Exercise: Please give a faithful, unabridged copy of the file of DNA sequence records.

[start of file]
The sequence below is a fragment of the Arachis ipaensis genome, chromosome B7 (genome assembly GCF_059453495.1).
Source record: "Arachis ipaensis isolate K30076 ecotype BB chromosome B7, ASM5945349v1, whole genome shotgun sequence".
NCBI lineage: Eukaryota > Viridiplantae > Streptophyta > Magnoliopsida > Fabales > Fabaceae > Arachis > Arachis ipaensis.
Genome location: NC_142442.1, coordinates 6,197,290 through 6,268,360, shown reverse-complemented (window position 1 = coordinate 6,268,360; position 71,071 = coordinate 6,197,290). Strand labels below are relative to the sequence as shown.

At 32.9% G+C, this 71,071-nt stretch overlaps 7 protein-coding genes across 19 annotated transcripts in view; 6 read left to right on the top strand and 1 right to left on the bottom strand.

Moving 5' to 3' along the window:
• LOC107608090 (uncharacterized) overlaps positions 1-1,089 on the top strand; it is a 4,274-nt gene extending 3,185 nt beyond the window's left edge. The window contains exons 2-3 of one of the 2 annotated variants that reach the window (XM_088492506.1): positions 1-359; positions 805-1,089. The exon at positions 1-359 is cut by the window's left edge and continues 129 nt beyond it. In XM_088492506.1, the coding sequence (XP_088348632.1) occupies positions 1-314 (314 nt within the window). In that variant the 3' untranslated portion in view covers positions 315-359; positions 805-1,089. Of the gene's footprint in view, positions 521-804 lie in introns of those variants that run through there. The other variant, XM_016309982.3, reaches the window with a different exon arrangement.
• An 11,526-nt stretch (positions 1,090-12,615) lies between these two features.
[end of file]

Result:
The sequence below is a fragment of the Arachis ipaensis genome, chromosome B7 (genome assembly GCF_059453495.1).
Source record: "Arachis ipaensis isolate K30076 ecotype BB chromosome B7, ASM5945349v1, whole genome shotgun sequence".
NCBI lineage: Eukaryota > Viridiplantae > Streptophyta > Magnoliopsida > Fabales > Fabaceae > Arachis > Arachis ipaensis.
Genome location: NC_142442.1, coordinates 6,197,290 through 6,268,360, shown reverse-complemented (window position 1 = coordinate 6,268,360; position 71,071 = coordinate 6,197,290). Strand labels below are relative to the sequence as shown.

At 32.9% G+C, this 71,071-nt stretch overlaps 7 protein-coding genes across 19 annotated transcripts in view; 6 read left to right on the top strand and 1 right to left on the bottom strand.

Moving 5' to 3' along the window:
• LOC107608090 (uncharacterized) overlaps positions 1-1,089 on the top strand; it is a 4,274-nt gene extending 3,185 nt beyond the window's left edge. The window contains exons 2-3 of one of the 2 annotated variants that reach the window (XM_088492506.1): positions 1-359; positions 805-1,089. The exon at positions 1-359 is cut by the window's left edge and continues 129 nt beyond it. In XM_088492506.1, the coding sequence (XP_088348632.1) occupies positions 1-314 (314 nt within the window). In that variant the 3' untranslated portion in view covers positions 315-359; positions 805-1,089. Of the gene's footprint in view, positions 521-804 lie in introns of those variants that run through there. The other variant, XM_016309982.3, reaches the window with a different exon arrangement.
• An 11,526-nt stretch (positions 1,090-12,615) lies between these two features.